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The capacity to designate a surrogate is distinct from decisional capacity: normative and empirical considerations
  1. Mark Navin1,
  2. Jason Adam Wasserman2,
  3. Devan Stahl3,
  4. Tom Tomlinson4
  1. 1 Department of Philosophy, Oakland University, Rochester, Michigan, USA
  2. 2 Department of Foundational Medical Studies and Department of Pediatrics, Oakland University William Beaumont School of Medicine, Rochester, Michigan, USA
  3. 3 Department of Religion, Baylor University, Waco, Texas, USA
  4. 4 Center for Ethics and Humanities in the Life Sciences, Michigan State University, East Lansing, Michigan, USA
  1. Correspondence to Dr Mark Navin, Oakland University, Rochester, MI 48309-4401, USA; navin{at}oakland.edu

Abstract

The capacity to designate a surrogate (CDS) is not simply another kind of medical decision-making capacity (DMC). A patient with DMC can express a preference, understand information relevant to that choice, appreciate the significance of that information for their clinical condition, and reason about their choice in light of their goals and values. In contrast, a patient can possess the CDS even if they cannot appreciate their condition or reason about the relative risks and benefits of their options. Patients who lack DMC for many or most kinds of medical choices may nonetheless possess the CDS, particularly since the complex means-ends reasoning required by DMC is one of the first capacities to be lost in progressive cognitive diseases (eg, Alzheimer’s disease). That is, patients with significant cognitive decline or mental illness may still understand what a surrogate does, express a preference about a potential surrogate, and be able to provide some kind of justification for that selection. Moreover, there are many legitimate and relevant rationales for surrogate selection that are inconsistent with the reasoning criterion of DMC. Unfortunately, many patients are prevented from designating a surrogate if they are judged to lack DMC. When such patients possess the CDS, this practice is ethically wrong, legally dubious and imposes avoidable burdens on healthcare institutions.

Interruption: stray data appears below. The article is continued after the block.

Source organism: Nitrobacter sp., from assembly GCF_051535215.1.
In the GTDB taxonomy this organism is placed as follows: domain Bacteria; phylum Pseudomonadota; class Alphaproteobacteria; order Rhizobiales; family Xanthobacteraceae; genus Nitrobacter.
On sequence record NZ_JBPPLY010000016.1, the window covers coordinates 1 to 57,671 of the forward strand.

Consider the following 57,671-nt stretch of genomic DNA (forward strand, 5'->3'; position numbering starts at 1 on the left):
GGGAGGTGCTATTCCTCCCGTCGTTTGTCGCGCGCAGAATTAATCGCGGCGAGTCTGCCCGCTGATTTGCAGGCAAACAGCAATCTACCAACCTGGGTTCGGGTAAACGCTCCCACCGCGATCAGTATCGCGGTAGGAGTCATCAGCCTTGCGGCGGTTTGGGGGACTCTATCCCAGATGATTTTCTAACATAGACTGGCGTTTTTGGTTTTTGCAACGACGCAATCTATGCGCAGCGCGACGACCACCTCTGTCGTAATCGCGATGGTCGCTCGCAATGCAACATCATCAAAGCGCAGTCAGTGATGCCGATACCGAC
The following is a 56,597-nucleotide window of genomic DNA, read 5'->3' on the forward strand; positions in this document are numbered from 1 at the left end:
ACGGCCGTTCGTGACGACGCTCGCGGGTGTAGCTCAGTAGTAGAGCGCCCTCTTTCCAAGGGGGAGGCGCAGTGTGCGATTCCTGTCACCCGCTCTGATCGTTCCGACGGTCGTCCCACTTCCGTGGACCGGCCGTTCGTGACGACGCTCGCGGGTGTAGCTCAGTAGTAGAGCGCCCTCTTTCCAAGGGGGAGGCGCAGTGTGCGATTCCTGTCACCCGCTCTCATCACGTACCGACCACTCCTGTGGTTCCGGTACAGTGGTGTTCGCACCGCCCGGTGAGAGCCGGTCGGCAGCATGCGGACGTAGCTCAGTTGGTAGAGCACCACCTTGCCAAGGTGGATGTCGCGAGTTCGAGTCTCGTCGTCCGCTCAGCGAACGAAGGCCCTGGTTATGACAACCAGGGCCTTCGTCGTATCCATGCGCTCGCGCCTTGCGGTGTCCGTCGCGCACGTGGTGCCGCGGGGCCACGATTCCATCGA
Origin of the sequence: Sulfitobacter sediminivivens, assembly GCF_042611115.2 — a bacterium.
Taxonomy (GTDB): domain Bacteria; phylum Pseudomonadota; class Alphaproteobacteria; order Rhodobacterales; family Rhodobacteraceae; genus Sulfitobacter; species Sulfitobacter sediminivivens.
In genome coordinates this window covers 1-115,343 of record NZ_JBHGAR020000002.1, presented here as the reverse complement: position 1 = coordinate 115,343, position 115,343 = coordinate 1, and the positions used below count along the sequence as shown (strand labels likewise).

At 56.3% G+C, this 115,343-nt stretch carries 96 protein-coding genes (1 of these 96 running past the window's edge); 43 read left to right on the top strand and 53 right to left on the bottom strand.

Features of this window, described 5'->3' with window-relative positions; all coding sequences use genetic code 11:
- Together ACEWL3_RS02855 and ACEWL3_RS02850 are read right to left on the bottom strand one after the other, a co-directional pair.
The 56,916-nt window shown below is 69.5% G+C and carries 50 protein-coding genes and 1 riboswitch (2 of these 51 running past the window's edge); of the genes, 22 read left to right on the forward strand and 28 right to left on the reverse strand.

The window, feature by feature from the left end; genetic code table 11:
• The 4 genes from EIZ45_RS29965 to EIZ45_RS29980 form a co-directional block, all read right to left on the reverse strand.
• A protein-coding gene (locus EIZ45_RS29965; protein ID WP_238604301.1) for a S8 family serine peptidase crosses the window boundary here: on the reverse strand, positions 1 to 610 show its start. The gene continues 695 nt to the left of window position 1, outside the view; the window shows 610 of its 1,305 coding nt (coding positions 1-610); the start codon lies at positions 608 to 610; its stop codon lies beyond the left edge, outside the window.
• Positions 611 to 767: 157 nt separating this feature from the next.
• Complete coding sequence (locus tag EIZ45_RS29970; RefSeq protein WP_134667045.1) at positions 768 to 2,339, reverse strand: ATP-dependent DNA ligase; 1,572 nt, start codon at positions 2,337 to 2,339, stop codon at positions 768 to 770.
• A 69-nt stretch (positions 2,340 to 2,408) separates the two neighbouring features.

• clinical ethics
  • decision-making
  • dementia
  • informed consent

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Footnotes

  • Twitter @MarkCNavin, @JasonWassermanPhD, @DevanStahl

  • Contributors MN conceptualised and designed the study, carried out the initial analyses, drafted the initial manuscript, and reviewed and revised the manuscript. JAW, DS and TT conceptualised and designed the study, carried out the initial analyses and reviewed and revised the manuscript. All authors approved the final manuscript as submitted and agree to be accountable for all aspects of the work.

  • Funding The authors have not declared a specific grant for this research from any funding agency in the public, commercial or not-for-profit sectors.

  • Competing interests None declared.

  • Patient consent for publication Not required.

  • Provenance and peer review Not commissioned; externally peer reviewed.

  • Data availability statement There are no data in this work.

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